Our volunteer demographic survey: an important tool for tracking representation
As part of Glasgow in 2024’s volunteer recruitment process, we are requesting that all bid and convention volunteers who feel comfortable doing so fill out an optional, anonymous demographics survey.
This is something which past Worldcons have aspired to do, but not necessarily early enough in their processes in order to be able to implement it. Multiple previous Worldcon staff requested that we try to realise this vision, and we have done our best to do so. The original draft of our survey was put together by a Scotland-based HR professional, and we have consulted widely, with, amongst others, the Accessibility team and with a variety of people who have some of the non-census identity aspects surveyed. When in doubt, we have used the 2022 Scottish census as the source of our categories, although often modified to slightly better accommodate some other major categories not represented in it.
Here, we discuss why we are doing this and how we hope it will improve this and future potential Worldcons.
Why carry out this survey?
Glasgow in 2024 aspires to welcome fans from all over the world and from a wide variety of backgrounds.
As part of our work to ensure a welcoming environment, we are carrying out an optional, anonymous demographic survey among people who express interest in volunteering with Glasgow in 2024. We would love to have volunteers on our team from a broad range of backgrounds, and this survey will help us to gain an overview of how we are doing, and how we could be doing better.
The survey data will help us to see any patterns or gaps that we may not otherwise be able to see. For example, if the data tell us that a particular group is not well represented on our staff, it will help us be able to consider what barriers exist to that group’s participation and if they are ones we can work towards lessening.
Personal data protection
The data is fully anonymous, and our process will comply with the European Union’s GDPR standards. Data will be stored in an anonymised form to ensure that no individual can be identified. Only a very limited set of staff members can have access to the database, and they are well-briefed on GDPR requirements on responsible data processing.
Surveys like this have not been carried out for previous Worldcon bids because it is challenging to do clearly and ethnically. They wish they had been able to, though, and the reason we can is because they asked us early enough in our process that we are able to incorporate it. Glasgow in 2024 believe that it’s important to introduce it as a new practice to help the Worldcon community as a whole track progress over time. Our intention is to share the anonymous aggregated data only – absolutely no data about specific individuals – with future Worldcons to help Worldcon organisers to gain insights and work on improving outreach to a wide range of demographic groups.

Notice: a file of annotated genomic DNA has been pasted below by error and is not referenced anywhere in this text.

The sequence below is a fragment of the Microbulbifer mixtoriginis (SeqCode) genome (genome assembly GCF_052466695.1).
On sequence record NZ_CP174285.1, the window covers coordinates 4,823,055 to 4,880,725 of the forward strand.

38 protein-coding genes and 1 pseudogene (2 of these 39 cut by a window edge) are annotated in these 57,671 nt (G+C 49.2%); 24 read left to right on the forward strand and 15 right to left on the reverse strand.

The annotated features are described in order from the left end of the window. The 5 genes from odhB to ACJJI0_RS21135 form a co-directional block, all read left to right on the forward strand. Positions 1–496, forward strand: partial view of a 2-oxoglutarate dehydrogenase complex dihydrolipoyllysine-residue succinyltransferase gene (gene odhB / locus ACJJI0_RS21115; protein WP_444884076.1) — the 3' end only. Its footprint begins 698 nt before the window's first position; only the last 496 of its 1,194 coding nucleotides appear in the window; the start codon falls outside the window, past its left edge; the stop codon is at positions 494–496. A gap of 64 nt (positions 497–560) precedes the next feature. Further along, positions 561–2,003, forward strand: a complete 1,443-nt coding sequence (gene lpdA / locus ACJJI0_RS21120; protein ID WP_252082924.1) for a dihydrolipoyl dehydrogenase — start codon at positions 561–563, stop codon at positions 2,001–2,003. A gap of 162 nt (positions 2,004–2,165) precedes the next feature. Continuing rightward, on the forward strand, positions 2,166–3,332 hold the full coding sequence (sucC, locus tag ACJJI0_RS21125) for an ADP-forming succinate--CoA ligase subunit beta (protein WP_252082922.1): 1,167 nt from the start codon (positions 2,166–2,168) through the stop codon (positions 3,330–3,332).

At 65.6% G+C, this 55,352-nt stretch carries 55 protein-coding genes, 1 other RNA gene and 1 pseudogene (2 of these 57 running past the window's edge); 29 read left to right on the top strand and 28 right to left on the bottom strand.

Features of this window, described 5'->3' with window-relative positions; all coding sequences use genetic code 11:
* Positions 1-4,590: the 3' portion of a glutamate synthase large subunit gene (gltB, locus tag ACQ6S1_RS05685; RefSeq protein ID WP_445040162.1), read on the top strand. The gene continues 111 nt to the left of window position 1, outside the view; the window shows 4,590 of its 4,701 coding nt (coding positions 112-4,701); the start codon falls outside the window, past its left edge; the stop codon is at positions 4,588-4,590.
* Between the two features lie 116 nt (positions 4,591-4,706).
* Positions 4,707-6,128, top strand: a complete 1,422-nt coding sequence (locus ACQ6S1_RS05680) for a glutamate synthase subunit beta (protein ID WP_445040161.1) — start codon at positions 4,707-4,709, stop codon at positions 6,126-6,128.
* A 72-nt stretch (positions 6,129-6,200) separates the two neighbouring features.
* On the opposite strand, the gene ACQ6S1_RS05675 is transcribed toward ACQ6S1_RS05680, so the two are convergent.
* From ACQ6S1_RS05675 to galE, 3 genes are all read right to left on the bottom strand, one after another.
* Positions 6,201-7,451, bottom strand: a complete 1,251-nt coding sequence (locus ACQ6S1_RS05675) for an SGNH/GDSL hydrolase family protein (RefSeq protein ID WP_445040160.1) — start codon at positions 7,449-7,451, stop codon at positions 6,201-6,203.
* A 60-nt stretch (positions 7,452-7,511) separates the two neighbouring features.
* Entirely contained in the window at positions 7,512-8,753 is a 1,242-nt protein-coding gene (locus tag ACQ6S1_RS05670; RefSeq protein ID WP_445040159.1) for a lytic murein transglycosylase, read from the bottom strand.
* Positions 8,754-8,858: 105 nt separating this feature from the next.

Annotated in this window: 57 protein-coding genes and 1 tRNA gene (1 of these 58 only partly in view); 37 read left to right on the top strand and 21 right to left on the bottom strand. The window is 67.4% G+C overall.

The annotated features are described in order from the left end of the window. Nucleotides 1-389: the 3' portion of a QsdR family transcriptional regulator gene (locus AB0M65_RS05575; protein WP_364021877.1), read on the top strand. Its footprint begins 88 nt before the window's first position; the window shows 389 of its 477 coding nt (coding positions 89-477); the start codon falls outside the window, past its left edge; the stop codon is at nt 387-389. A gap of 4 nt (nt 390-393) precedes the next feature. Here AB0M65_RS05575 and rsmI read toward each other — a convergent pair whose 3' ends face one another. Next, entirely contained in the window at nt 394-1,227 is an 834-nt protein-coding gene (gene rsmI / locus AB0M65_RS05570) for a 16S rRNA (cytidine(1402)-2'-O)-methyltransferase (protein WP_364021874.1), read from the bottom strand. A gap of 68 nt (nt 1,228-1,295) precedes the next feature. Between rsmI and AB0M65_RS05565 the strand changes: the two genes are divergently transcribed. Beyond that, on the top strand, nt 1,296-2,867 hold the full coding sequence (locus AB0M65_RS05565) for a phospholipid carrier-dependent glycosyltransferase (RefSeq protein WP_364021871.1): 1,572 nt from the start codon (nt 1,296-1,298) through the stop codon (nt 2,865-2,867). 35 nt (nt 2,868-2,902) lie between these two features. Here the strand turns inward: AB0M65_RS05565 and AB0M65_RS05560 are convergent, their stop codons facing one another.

Another important purpose that this data will serve is helping us to secure extra funding. Glasgow 2024 is a not-for-profit organisation. Each Worldcon attracts several thousand people, and running an event that size takes resources. Even with our large staff of volunteers contributing their time, we need to seek financing from a range of sources. The fees paid by our members are a great start, but they are only part of the puzzle. Conventions often seek funding from other sources as well to enhance what can be offered at the event. With that in mind, we have researched the funding options available to us in Scotland.
One avenue for funding is state arts grants. When we officially become a seated convention, we intend to apply for such funding – but we need to start planning for this early.
When an organisation applies for arts funding in Scotland, the funding bodies look for demographic information about the people in that organisation. This helps them to monitor who their grants are helping and ensure that they are being distributed fairly to a diverse range of grantees. In that sense, their aims are similar to ours – they want to get an overview of how they are doing and make sure they are on the right track.
We would like to be able to supply that information to funding bodies with reasonable accuracy. That means some of the categories in our survey were formulated in a way that will help us to accurately complete the funding application forms, which ask about identity markers like gender, disability status and ethnicity. Some of these categories are based on the local Scottish context, which doesn’t always match the demographic categories used in other countries (though we have tried to include common categories from other countries too – we are a Worldcon bid after all!).
Using categories like these in our surveys will help us to apply for additional funding from local sources, which will ultimately allow us to offer our members more cool things to see and do, and a better convention experience overall.
We are the Bid Team for Glasgow in 2024 – A Worldcon for Our Futures. We are part of the vibrant Worldcon community. We would love to welcome you to Glasgow and the Armadillo Auditorium for the 2024 Hugo Awards. Please consider supporting us.